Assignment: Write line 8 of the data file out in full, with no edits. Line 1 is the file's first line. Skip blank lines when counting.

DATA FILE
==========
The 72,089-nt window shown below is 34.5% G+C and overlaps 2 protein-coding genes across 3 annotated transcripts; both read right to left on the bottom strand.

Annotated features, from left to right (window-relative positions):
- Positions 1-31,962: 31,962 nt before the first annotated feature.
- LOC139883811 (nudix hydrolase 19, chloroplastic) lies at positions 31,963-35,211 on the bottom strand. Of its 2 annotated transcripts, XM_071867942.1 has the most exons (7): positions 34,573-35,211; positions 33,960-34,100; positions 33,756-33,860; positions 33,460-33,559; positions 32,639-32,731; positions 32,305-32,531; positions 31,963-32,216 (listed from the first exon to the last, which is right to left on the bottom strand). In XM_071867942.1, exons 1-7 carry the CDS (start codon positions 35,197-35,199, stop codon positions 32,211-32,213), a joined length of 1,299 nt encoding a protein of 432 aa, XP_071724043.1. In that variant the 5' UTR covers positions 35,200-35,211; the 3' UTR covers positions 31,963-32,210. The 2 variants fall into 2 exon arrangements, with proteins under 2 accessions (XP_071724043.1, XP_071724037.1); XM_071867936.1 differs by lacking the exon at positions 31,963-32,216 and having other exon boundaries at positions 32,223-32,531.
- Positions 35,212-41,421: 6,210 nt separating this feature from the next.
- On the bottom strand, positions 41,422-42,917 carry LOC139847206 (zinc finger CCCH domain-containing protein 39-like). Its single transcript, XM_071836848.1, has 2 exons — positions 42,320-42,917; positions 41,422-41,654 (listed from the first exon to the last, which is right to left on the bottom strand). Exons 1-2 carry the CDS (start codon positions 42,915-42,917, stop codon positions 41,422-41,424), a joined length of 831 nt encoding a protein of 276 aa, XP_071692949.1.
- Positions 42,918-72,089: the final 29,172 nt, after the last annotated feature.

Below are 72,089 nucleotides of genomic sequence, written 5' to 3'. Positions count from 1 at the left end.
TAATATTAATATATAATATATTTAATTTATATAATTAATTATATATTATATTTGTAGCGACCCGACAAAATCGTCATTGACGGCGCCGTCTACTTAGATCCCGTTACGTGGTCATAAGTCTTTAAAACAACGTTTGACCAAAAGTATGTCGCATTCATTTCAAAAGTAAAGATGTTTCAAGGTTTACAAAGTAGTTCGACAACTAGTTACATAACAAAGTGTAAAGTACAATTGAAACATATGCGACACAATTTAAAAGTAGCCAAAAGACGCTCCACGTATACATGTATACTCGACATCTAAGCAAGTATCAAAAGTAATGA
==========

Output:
Below are 72,089 nucleotides of genomic sequence, written 5' to 3'. Positions count from 1 at the left end.